The Emerging Role of Inhaled Heroin in the Opioid Epidemic: A Review

Vilakshan Alambyan, Jonathan Pace, Benjamin Miller, Mark L. Cohen, Sankalp Gokhale, Gagandeep Singh, Ming Chieh Shun, Anthony Hammond, Ciro Ramos-Estebanez

Research output: Contribution to journalArticle

6 Citations (Scopus)

Abstract

Importance: Opioid addiction affects approximately 2.4 million Americans. Nearly 1 million individuals, including a growing subset of 21000 minors, abuse heroin. Its annual cost within the United States amounts to $51 billion. Inhaled heroin use represents a global phenomenon and is approaching epidemic levels east of the Mississippi River as well as among urban youth. Chasing the dragon (CTD) by heating heroin and inhaling its fumes is particularly concerning, because this method of heroin usage has greater availability, greater ease of administration, and impressive intensity of subjective experience (high) compared with sniffing or snorting, although it also has a safer infectious profile compared with heroin injection. This is relevant owing to peculiar and often catastrophic brain complications. Following the American Medical Association Opioid Task Force mandate, we contribute a description of the pharmacology, pathophysiology, clinical spectrum, neuroimaging, and neuropathology of CTD leukoencephalopathy, as distinct from other heroin abuse modalities. Observations: The unique spectrum of CTD-associated health outcomes includes an aggressive toxic leukoencephalopathy with pathognomonic neuropathologic features, along with sporadic instances of movement disorders and hydrocephalus. Clinical CTD severity is predominantly moderate at admission, frequently unmodified at discharge, and largely improved in the long term. Mild cases survive with minor sequelae, while moderate to severe presentations might deteriorate and progress to death. Other methods of heroin use may complicate with stroke, seizure, obstructive hydrocephalus, and (uncharacteristically) leukoencephalopathy. Conclusions and Relevance: The distinct pharmacology of CTD correlates with its specific clinical and radiological features and prompts grave concern for potential morbidity and long-term disability costs. Proposed diagnostic criteria and standardized reporting would ameliorate the limitations of CTD literature and facilitate patient selection for a coenzyme Q10 therapeutic trial.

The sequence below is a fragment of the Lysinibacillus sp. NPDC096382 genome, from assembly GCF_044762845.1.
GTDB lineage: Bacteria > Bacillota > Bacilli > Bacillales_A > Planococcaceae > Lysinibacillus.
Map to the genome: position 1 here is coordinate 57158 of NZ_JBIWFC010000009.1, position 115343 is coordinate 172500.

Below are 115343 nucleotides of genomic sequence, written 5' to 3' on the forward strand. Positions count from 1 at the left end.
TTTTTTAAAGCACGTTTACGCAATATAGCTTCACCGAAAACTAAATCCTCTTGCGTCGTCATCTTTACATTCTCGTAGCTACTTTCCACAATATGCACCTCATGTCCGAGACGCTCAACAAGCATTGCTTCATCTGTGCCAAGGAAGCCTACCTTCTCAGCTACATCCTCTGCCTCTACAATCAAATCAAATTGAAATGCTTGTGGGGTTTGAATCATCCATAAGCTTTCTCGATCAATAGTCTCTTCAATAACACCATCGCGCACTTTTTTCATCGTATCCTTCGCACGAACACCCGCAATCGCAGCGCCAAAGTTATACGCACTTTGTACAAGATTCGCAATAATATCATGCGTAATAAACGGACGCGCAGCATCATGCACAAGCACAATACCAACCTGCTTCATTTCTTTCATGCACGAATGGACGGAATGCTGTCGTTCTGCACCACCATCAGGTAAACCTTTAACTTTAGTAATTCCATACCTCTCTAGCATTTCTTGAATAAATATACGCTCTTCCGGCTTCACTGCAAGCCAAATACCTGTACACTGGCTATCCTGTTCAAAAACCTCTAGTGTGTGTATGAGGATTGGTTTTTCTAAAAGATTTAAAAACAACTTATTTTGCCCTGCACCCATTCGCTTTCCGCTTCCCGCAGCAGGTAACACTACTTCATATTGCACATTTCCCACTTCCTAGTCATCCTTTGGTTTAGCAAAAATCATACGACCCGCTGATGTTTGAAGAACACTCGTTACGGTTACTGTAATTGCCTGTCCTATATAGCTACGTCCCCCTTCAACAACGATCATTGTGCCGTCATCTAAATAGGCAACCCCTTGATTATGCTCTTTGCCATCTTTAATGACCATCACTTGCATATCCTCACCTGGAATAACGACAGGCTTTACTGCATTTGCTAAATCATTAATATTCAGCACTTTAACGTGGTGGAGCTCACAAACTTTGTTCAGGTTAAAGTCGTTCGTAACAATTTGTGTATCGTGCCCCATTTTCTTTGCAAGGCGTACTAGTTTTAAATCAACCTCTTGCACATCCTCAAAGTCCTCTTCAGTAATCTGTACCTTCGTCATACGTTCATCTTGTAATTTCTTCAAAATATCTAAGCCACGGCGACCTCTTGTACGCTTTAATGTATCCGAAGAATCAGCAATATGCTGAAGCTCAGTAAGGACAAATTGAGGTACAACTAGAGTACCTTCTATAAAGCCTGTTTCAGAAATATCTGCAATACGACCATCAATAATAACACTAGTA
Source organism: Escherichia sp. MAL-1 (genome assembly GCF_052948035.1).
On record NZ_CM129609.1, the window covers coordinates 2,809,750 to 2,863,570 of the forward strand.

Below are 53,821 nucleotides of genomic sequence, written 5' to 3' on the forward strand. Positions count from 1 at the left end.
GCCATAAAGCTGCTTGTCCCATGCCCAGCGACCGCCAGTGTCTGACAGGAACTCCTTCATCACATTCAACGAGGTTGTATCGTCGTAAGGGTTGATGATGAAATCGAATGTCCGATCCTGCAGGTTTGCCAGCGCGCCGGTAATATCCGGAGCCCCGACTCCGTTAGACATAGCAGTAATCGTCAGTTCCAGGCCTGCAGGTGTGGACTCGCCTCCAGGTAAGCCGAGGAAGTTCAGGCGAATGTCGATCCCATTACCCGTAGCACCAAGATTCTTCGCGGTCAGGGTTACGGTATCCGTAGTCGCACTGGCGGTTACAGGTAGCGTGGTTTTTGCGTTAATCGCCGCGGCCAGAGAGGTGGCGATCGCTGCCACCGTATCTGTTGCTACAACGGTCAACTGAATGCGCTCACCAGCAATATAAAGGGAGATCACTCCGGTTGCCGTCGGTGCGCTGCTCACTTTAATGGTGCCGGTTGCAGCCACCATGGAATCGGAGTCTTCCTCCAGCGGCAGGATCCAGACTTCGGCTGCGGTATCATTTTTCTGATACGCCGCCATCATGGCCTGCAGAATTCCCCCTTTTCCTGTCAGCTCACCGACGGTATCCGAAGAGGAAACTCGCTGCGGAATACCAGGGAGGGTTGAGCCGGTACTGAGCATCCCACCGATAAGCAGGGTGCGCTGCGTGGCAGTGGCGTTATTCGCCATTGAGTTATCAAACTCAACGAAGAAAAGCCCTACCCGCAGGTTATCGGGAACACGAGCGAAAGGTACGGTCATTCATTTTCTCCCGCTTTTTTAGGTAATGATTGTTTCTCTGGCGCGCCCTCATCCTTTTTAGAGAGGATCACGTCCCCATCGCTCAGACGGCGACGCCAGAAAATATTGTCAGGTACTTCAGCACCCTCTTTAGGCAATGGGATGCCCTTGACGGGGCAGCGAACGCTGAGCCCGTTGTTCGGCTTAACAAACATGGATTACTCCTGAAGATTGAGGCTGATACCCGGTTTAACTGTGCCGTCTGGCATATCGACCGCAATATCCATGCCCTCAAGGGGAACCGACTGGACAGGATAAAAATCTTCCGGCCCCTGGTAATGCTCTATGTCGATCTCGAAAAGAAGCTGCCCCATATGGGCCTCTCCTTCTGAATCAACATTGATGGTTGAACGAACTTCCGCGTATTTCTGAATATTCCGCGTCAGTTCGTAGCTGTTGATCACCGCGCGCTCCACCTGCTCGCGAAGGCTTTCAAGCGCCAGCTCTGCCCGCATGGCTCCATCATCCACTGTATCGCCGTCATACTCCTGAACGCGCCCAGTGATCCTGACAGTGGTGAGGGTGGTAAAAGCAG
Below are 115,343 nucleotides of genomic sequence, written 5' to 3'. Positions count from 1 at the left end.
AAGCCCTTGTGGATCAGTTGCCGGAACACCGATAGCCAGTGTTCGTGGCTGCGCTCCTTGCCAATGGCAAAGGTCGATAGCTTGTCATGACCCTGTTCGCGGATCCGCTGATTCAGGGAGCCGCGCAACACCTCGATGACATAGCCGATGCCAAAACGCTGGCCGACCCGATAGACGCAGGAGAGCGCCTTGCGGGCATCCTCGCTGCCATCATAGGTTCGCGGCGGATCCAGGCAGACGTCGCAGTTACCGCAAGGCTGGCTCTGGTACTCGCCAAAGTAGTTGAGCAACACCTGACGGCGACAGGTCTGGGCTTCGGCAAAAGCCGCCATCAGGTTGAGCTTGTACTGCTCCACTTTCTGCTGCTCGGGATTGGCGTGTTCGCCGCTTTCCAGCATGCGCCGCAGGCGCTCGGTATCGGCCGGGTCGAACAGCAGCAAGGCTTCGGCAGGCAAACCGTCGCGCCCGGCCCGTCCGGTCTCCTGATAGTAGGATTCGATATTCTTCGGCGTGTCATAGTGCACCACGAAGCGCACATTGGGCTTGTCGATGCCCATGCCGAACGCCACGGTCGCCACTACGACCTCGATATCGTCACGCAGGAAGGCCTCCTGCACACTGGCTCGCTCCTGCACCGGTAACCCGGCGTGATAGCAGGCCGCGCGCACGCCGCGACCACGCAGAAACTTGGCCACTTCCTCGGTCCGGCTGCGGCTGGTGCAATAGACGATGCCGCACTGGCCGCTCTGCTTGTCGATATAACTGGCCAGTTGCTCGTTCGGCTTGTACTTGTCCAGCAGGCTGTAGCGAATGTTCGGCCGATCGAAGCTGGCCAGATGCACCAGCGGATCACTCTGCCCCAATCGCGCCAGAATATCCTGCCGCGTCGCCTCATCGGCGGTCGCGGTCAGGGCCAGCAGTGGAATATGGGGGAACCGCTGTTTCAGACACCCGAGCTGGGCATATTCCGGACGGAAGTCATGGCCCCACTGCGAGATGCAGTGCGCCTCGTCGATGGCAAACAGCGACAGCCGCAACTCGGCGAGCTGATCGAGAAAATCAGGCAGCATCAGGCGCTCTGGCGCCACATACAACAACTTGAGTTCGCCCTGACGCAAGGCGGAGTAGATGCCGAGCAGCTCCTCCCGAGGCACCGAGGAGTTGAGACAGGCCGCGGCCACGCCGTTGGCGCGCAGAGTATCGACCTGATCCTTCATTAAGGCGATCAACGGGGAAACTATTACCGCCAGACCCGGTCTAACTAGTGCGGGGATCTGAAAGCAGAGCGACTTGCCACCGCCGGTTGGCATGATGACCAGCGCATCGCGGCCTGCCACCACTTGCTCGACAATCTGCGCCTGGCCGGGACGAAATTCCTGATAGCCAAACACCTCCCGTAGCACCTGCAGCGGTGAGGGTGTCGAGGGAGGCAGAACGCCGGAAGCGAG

Original languageEnglish (US)
Pages (from-to)1423-1434
Number of pages12
JournalJAMA Neurology
Volume75
Issue number11
DOIs
StatePublished - Nov 1 2018

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Heroin
Opioid Analgesics
Leukoencephalopathies
Heroin Dependence
coenzyme Q10
Hydrocephalus
Minors
Mississippi
Costs and Cost Analysis
Clinical Pharmacology
Poisons
Movement Disorders
American Medical Association
Advisory Committees
Rivers
Neuroimaging
Heating
Inhalation
Patient Selection
Seizures

ASJC Scopus subject areas

  • Clinical Neurology

Cite this

Alambyan, V., Pace, J., Miller, B., Cohen, M. L., Gokhale, S., Singh, G., ... Ramos-Estebanez, C. (2018). The Emerging Role of Inhaled Heroin in the Opioid Epidemic: A Review. JAMA Neurology, 75(11), 1423-1434. https://doi.org/10.1001/jamaneurol.2018.1693

The Emerging Role of Inhaled Heroin in the Opioid Epidemic : A Review. / Alambyan, Vilakshan; Pace, Jonathan; Miller, Benjamin; Cohen, Mark L.; Gokhale, Sankalp; Singh, Gagandeep; Shun, Ming Chieh; Hammond, Anthony; Ramos-Estebanez, Ciro.

In: JAMA Neurology, Vol. 75, No. 11, 01.11.2018, p. 1423-1434.

Research output: Contribution to journalArticle

Alambyan, V, Pace, J, Miller, B, Cohen, ML, Gokhale, S, Singh, G, Shun, MC, Hammond, A & Ramos-Estebanez, C 2018, 'The Emerging Role of Inhaled Heroin in the Opioid Epidemic: A Review', JAMA Neurology, vol. 75, no. 11, pp. 1423-1434. https://doi.org/10.1001/jamaneurol.2018.1693
Alambyan, Vilakshan ; Pace, Jonathan ; Miller, Benjamin ; Cohen, Mark L. ; Gokhale, Sankalp ; Singh, Gagandeep ; Shun, Ming Chieh ; Hammond, Anthony ; Ramos-Estebanez, Ciro. / The Emerging Role of Inhaled Heroin in the Opioid Epidemic : A Review. In: JAMA Neurology. 2018 ; Vol. 75, No. 11. pp. 1423-1434.
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